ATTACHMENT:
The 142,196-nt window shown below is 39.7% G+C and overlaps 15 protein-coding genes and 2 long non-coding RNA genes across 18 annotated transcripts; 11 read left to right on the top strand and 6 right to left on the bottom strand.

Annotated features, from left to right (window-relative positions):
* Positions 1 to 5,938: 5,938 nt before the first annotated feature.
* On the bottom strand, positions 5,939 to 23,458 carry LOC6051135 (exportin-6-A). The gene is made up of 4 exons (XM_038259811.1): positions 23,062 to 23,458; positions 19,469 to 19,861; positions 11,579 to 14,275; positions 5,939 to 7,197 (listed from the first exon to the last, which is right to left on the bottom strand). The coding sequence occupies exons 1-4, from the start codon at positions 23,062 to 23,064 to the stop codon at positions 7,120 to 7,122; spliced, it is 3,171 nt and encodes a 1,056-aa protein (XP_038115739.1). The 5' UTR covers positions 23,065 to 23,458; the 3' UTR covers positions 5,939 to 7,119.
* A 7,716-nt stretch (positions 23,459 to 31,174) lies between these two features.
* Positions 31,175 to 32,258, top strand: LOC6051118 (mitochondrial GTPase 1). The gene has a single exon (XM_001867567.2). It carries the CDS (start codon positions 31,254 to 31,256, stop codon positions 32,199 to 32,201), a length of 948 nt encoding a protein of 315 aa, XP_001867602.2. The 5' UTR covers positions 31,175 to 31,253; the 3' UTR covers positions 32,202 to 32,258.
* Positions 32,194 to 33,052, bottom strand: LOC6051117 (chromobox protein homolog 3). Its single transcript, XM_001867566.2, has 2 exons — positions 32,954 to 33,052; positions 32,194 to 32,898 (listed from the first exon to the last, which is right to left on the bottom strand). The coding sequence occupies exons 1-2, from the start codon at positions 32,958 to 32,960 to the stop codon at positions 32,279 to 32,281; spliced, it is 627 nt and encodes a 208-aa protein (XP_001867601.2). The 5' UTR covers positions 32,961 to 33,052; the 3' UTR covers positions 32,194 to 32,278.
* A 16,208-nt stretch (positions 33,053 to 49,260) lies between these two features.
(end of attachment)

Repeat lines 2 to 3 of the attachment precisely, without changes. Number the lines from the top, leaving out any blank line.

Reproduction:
Annotated features, from left to right (window-relative positions):
* Positions 1 to 5,938: 5,938 nt before the first annotated feature.